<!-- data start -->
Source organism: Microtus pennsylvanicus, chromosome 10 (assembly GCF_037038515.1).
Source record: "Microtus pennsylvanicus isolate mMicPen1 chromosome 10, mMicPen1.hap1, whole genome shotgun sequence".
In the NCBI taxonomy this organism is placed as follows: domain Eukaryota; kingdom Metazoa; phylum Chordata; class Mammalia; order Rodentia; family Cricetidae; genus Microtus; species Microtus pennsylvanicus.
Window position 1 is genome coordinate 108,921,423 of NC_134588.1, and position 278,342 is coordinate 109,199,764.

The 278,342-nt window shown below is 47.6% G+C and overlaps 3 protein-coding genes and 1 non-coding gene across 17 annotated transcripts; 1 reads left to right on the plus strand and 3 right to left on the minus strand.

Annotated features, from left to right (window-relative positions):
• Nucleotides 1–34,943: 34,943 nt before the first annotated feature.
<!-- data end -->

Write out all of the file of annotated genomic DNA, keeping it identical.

Source organism: Microtus pennsylvanicus, chromosome 10 (assembly GCF_037038515.1).
Source record: "Microtus pennsylvanicus isolate mMicPen1 chromosome 10, mMicPen1.hap1, whole genome shotgun sequence".
In the NCBI taxonomy this organism is placed as follows: domain Eukaryota; kingdom Metazoa; phylum Chordata; class Mammalia; order Rodentia; family Cricetidae; genus Microtus; species Microtus pennsylvanicus.
Window position 1 is genome coordinate 108,921,423 of NC_134588.1, and position 278,342 is coordinate 109,199,764.

The 278,342-nt window shown below is 47.6% G+C and overlaps 3 protein-coding genes and 1 non-coding gene across 17 annotated transcripts; 1 reads left to right on the plus strand and 3 right to left on the minus strand.

Annotated features, from left to right (window-relative positions):
• Nucleotides 1–34,943: 34,943 nt before the first annotated feature.